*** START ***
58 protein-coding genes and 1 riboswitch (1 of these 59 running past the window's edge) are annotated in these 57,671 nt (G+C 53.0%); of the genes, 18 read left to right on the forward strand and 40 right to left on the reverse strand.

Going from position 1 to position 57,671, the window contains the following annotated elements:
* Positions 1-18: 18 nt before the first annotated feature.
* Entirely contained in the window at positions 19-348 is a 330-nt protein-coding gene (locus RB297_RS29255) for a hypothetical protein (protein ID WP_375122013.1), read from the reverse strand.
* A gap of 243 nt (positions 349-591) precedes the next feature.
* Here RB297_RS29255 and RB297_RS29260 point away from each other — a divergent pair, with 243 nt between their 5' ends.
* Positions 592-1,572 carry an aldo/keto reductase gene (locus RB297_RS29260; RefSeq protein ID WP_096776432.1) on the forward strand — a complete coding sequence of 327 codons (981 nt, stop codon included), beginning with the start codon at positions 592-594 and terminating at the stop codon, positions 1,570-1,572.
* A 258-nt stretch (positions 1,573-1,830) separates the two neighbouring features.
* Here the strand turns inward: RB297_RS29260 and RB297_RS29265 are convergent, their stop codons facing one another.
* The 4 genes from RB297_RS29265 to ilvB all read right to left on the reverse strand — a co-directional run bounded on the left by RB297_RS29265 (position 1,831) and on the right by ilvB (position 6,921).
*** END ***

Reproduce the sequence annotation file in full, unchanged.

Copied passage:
58 protein-coding genes and 1 riboswitch (1 of these 59 running past the window's edge) are annotated in these 57,671 nt (G+C 53.0%); of the genes, 18 read left to right on the forward strand and 40 right to left on the reverse strand.

Going from position 1 to position 57,671, the window contains the following annotated elements:
* Positions 1-18: 18 nt before the first annotated feature.
* Entirely contained in the window at positions 19-348 is a 330-nt protein-coding gene (locus RB297_RS29255) for a hypothetical protein (protein ID WP_375122013.1), read from the reverse strand.
* A gap of 243 nt (positions 349-591) precedes the next feature.
* Here RB297_RS29255 and RB297_RS29260 point away from each other — a divergent pair, with 243 nt between their 5' ends.
* Positions 592-1,572 carry an aldo/keto reductase gene (locus RB297_RS29260; RefSeq protein ID WP_096776432.1) on the forward strand — a complete coding sequence of 327 codons (981 nt, stop codon included), beginning with the start codon at positions 592-594 and terminating at the stop codon, positions 1,570-1,572.
* A 258-nt stretch (positions 1,573-1,830) separates the two neighbouring features.
* Here the strand turns inward: RB297_RS29260 and RB297_RS29265 are convergent, their stop codons facing one another.
* The 4 genes from RB297_RS29265 to ilvB all read right to left on the reverse strand — a co-directional run bounded on the left by RB297_RS29265 (position 1,831) and on the right by ilvB (position 6,921).